Sunday Telegraph Cryptic No 2543 (Hints)
Hints and tips by Big Dave
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It shouldn’t take long to spot today’s theme! As is usual for the weekend prize crosswords, I will select a few of the better clues and provide hints for them.
Don’t forget that you can give your assessment of the puzzle. Five stars if you thought it was great, one if you hated it, four, three or two if it was somewhere in between.
Peter Biddlecombe’s full review of this puzzle will be published at 12.00 on Friday, 9th July.
8a US general giving computer to President (9)
This American general was Commander of Allied forces in the SW Pacific during the Second World War – to get his name combine an Apple computer with the US Vice-President who became President following the assassination of James Garfield
11a Day for celebration, like the 7th of January, 8th of February, and 3rd of May (3,6,2,4)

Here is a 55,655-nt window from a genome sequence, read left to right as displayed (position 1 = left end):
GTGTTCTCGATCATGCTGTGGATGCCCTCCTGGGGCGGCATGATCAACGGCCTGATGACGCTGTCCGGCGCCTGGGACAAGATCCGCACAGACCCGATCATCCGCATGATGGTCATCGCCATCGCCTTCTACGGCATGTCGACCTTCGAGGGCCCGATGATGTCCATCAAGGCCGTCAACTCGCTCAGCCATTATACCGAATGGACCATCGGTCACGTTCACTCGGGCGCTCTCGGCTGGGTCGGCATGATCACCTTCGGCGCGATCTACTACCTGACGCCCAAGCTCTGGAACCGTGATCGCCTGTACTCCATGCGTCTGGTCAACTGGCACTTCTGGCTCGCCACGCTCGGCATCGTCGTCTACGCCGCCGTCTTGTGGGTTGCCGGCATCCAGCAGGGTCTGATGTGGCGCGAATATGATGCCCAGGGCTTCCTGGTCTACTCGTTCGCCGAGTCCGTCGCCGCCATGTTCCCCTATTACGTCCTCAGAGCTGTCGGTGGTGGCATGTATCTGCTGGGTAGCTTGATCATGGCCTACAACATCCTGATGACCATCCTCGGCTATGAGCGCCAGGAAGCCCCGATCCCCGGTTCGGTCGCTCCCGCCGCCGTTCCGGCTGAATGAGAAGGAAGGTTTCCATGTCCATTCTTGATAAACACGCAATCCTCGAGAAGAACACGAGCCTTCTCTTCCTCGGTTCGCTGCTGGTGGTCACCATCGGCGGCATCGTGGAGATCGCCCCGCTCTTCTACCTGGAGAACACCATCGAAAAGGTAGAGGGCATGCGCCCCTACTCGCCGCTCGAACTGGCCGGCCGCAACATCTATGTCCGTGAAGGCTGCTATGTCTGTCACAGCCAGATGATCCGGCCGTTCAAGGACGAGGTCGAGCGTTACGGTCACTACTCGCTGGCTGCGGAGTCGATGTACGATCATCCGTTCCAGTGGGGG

Work out which letter is indicated by the clue and apply the formula to the only other month containing that letter – presto, a day for celebration
26a Crazy person finally back in Texan city (5)
Put the last letter (finally) of back inside a Texan city, the scene of a siege in 1993, to get one of the spellings of a word meaning a deranged or eccentric person
27a Top US golfer demolished milk scone (9)
This name of the current U.S. Masters champion is an anagram of MILK SCONE
1d Drop out of old American university (4)
A word meaning to drop out is built up from O(ld) and the Massachusetts Institute of Technology
5d In non-U American way, help party with a supporter’s badge (2,1,5)
This phrase meaning to help is spelt, in the American way, without the “U” – a charade of a party, A and a badge or knot of ribbons that is given or worn as a mark of support
16d Clearing vehicle in US currently parking without haste outside (8)
The American spelling of a vehicle used for clearing roads in the winter is built up by putting a synonym for currently and P(arking) inside a word meaning without haste
25d American setting up king? No (4)